Dorfromantik - The Board Game

Squeezing games from the digital world onto an analogue board doesn't always work out well. However, since Dorfromantik is neither a 3D shooter nor a real-time strategy game, but a digital solo puzzle, the adaptation of the game mechanics was presumably far less complex than with other games. The result is a tile-laying game that takes the game round cooperatively into a village idyll. The principle is very simple: With the landscape tiles drawn in turn, a coherent area of forests, grain fields and villages is gradually created. Of course, there are a few rules about how the tiles may be laid out. And then there are also tasks that have to be fulfilled. Let's take a closer look at how this works in detail.

The world in six corners

Only rarely can you start a board game directly by taking the material out of the box. Provided that the rules of the game are correct, the round can start immediately. The game begins with an empty board. The task and landscape tiles are placed face down and within easy reach of everyone, together with the order markers. What is often forgotten: three landscape tiles go back into the box unseen. Exactly three active tasks must be available at all times during the game. This also means that the first three tiles to be drawn are from the task pile. An task marker of the corresponding landscape type is placed directly on a revealed order tile. This indicates how large the landscape (forest, grain or village) or how long the river or railway line must be. When the exact size or length is reached, the task marker is discarded as completed and a new task tile is drawn.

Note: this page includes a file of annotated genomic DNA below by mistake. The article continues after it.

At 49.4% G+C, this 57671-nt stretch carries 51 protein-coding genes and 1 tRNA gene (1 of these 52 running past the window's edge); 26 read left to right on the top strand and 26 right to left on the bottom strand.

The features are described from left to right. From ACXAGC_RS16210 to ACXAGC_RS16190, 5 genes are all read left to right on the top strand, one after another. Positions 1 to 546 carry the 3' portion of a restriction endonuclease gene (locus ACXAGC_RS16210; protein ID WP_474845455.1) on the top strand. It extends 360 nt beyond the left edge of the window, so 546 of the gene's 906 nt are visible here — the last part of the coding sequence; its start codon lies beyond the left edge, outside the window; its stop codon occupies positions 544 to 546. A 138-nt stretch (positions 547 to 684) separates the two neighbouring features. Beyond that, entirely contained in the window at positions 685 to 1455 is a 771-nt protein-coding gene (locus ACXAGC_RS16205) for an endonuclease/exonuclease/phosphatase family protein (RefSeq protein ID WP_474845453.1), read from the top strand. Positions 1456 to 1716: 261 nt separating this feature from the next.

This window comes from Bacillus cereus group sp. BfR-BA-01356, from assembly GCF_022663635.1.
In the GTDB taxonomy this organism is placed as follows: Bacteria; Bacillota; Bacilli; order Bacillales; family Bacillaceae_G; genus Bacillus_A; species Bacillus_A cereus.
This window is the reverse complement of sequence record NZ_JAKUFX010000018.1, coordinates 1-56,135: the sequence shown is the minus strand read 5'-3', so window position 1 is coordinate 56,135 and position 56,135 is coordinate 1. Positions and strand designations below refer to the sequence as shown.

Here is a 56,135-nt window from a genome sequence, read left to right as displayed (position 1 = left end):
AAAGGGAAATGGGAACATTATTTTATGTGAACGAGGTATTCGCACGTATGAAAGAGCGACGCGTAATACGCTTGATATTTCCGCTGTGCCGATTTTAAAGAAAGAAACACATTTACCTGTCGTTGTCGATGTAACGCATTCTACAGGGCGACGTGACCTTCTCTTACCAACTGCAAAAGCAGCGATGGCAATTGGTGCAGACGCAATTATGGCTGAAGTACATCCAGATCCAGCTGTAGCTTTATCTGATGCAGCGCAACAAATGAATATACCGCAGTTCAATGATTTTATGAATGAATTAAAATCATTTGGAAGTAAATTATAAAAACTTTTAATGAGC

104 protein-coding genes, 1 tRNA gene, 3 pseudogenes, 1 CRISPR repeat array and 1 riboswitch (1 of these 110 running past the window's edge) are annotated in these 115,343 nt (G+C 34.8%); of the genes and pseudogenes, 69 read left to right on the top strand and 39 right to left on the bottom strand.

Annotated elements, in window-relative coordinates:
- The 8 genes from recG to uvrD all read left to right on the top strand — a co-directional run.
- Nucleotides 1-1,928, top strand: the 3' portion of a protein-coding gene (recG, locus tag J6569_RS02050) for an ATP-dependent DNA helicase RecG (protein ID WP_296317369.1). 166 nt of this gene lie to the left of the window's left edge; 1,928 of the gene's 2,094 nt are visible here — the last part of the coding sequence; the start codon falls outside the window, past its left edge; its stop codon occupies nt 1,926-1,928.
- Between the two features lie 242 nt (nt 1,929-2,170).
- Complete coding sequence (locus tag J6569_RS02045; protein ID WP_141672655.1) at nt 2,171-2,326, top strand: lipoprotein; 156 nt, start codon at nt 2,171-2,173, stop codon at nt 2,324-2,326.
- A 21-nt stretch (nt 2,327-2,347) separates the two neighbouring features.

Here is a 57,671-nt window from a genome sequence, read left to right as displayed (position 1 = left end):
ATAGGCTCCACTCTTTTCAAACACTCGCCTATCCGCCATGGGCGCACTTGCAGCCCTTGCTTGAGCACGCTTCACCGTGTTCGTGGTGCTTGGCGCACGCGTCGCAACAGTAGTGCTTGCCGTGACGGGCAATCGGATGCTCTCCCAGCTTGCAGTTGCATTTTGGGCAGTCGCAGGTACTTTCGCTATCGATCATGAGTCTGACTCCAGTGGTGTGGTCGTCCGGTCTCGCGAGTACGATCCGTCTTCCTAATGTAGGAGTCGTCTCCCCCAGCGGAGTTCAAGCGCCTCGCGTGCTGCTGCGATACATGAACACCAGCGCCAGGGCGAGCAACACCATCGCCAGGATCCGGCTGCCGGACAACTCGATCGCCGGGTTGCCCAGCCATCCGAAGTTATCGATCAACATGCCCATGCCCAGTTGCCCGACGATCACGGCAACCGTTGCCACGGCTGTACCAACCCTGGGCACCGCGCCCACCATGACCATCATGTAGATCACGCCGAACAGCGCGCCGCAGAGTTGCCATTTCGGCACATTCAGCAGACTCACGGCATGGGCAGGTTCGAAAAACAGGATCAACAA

All tiles must always form a continuous surface. When laying out, there are only two further rules:

  1. edges of river and track tiles must be continued in a matching manner
  2. edges of forest, grain and village tiles do not have to be aligned.

As soon as all landscape tiles have been placed, the game ends immediately. Now the scoring begins. Points are awarded for completed orders, completed landscape areas with a flag (at the beginning there are three landscape tiles with a flag) as well as the longest track and the longest river. The points are entered on the score sheet and then added up.

A long journey

Each score is then transferred to the campaign sheet, and if the score is higher than in the previous games, we move on. I have to admit that after the first round I stared at the campaign sheet in disbelief, as I had scored 58 points. That's not a problem in the first round, but if you want to progress, you need a score of 100+ in one of the next rounds.

But of course the group gets better with each round. Whereas at the beginning the tiles are placed a little uncertainly and, above all, carelessly, after the first rounds this is done quickly and purposefully, so that at the end of each round there are enough points to advance in the campaign.

And it's worth it: five bulging boxes with new material, expanded rules and, of course, even more challenges await. The ambition to play is quickly awakened and the game evening is extended accordingly.

Meditative escape to the countryside